Annapolis, Maryland: Planning to Prevent Storm Damage in a Historic Colonial Town

Published Jul 19, 2016

This profile is excerpted from the 2014 report, "National Landmarks at Risk: How Rising Seas, Floods, and Wildfires Are Threatening the United States' Most Cherished Historic Sites."

The next major storm that hits Annapolis, MD, could cause extensive flooding and widespread damage to the city’s historic center. Because sea levels continue to rise in Chesapeake Bay, a so-called 100-year storm (a severe event with a 1 per-cent chance of occurring in any given year) would likely severely damage many historic structures in Annapolis, take years from which to recover, and seriously harm the city’s tourism economy.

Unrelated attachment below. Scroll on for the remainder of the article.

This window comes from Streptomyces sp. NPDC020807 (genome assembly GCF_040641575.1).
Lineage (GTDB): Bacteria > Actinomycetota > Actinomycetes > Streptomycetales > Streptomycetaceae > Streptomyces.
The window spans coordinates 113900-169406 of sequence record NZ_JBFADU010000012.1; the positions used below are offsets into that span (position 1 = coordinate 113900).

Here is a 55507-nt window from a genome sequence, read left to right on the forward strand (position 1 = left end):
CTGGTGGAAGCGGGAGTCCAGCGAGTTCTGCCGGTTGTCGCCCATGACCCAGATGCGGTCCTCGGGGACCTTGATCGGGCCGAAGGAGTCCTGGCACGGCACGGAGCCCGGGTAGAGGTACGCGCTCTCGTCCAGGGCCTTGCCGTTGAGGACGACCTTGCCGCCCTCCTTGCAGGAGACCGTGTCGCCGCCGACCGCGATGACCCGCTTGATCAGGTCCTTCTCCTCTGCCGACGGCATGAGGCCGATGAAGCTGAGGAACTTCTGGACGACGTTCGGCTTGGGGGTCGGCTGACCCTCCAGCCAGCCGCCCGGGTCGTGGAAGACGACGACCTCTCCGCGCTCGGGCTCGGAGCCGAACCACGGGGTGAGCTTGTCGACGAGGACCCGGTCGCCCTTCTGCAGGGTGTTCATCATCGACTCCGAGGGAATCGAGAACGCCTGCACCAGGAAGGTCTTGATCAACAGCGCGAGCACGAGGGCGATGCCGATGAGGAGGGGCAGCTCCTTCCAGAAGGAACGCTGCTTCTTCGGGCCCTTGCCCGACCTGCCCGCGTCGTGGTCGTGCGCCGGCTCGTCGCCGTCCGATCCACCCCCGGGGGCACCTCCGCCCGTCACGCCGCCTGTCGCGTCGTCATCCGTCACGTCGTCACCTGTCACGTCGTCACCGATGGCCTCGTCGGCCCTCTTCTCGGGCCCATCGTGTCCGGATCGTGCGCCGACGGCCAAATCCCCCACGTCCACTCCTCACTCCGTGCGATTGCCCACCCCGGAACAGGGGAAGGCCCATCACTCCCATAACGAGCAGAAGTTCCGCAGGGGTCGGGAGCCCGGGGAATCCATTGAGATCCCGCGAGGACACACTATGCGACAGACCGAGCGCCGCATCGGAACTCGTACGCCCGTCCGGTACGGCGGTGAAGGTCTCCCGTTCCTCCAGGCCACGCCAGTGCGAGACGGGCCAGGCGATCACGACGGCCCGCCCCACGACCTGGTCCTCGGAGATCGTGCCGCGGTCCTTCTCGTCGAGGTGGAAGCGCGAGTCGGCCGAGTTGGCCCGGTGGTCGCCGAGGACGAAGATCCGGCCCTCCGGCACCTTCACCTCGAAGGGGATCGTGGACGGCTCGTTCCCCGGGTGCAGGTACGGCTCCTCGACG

Laid out in 1695, Annapolis was one of the first planned cities in the United States. Its historic core contains the country’s largest concentration of eighteenth-century brick buildings, including the Palladian-style Hammond-Harwood House, widely regarded as one of the finest colonial buildings in the United States. Settled in the mid-seventeenth century by non- conforming Protestants from Virginia and other religious independents, Annapolis later became the capital of the colony, and the state, of Maryland. The city’s eighteenth-century waterfront bustled with ships bringing visitors, immigrants, servants, and slaves to town. Imported goods from Europe, the Caribbean, and other colonies filled dockside warehouses.